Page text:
A rudimentary website search for the “the most expensive dinner” in Ethiopia hosted by Prime Minister Abiy Ahmed (PhD) last Sunday presented a quandary.


A rudimentary website search for the “the most expensive dinner” in Ethiopia hosted by Prime Minister Abiy Ahmed (PhD) last Sunday presented a quandary. There were no images, reports or event attributions that could be traced to any independent news media representative in Ethiopia. The main source of images and information about the event seems to come from the state-affiliated Fana Broadcasting where guests paid around 173,000 dollars each to dine at the palace of Emperor Menelik II.

The fundraising event to finance Abiy’s one-billion-dollar pet project to revitalise Addis Abeba showcased the newly renovated Banquet Hall of Menelik II, Enkulal Adarash, located within the sprawling compound of the palace that serves as the Prime Minister's residence.

From what could be gleaned from pictures posted by Fana on its Twitter page, there was the fanfare welcome to the sounds of Meleket, a long traditional trumpet without finger-notes; the beating of Negarit, a kettledrum played with sticks; and the Prime Minister standing to the side and welcoming the guests by bowing as they arrived at the grand entrance stairs of the dining hall.

The guests, who resemble the hordes who wait outside Macy’s New York Christmas basement-bargain sale to open, were photographed climbing the stairs en masse. There seems to have been no order of approach, nor any dress code required of the guests for many of the men showed up with blue and grey suits, a few with bow ties and some of them even tieless.

This was no ‘white tie’ affair, evidently that required the men to wear hand-tied bows; evening tailcoats; high-waisted trousers; pleated white evening shirts with cufflinks; low-cut evening waistcoats; and black patent leather shoes complimented with black evening socks. Nor were the women required to wear long, formal evening dresses.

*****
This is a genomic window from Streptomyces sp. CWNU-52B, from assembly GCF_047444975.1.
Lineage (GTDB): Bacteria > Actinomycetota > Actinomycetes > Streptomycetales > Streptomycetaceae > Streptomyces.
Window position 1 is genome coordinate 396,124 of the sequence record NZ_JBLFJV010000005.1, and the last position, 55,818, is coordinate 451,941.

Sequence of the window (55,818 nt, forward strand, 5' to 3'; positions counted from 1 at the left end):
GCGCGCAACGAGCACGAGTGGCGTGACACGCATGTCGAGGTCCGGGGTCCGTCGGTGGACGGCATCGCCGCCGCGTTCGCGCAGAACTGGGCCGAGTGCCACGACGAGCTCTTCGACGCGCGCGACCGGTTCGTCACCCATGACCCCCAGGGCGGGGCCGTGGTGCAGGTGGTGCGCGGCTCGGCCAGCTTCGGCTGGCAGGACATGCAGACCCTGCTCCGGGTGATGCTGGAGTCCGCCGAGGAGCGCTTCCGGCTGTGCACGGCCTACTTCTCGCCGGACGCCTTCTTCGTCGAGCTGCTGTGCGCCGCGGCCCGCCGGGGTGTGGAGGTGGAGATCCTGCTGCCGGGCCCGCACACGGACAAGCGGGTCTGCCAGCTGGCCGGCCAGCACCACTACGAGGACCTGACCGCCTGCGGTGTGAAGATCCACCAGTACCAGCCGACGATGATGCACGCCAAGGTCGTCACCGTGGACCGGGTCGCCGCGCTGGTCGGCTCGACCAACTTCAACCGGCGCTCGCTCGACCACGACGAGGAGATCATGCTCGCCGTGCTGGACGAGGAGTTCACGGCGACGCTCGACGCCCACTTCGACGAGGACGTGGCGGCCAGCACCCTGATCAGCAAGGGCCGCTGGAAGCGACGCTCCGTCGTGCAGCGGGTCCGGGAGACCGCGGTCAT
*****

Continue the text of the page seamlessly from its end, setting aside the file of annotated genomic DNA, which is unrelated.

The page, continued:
The fundraising event to finance Abiy’s one-billion-dollar pet project to revitalise Addis Abeba showcased the newly renovated Banquet Hall of Menelik II, Enkulal Adarash, located within the sprawling compound of the palace that serves as the Prime Minister's residence.


Emperor Haile Selassie also used Menelik’s Banquet Hall to host gala events including in honour of Queen Elisabeth II on February 1, 1965, when 1,000 guests attended. Both the invitation card and menu were printed on mould-made cotton paper embossed with the monogram of the imperial seal.

The invitation card specified the dress code; and the menu, written in French, offered Maroobrunner 1959 vintage wine for Hors d’oeuvers Impèrial; Charmes-Chambertin 1954 with the main course; and Gordon Rouge Champaign for desserts listed as Gateau Singapore - a richly layered cake of cream and fruits. Behind the guests at the imperial banquet stood footmen and butlers in ceremonial livery, attending to every need of the invited assembly and serving the dinner courses as they arrive from the royal kitchen.

Whether Abiy’s event warrants a black-tie or a white-tie code of dress may be of little significance in the scheme of things but it makes for a good story to report whenever the palace holds formal events.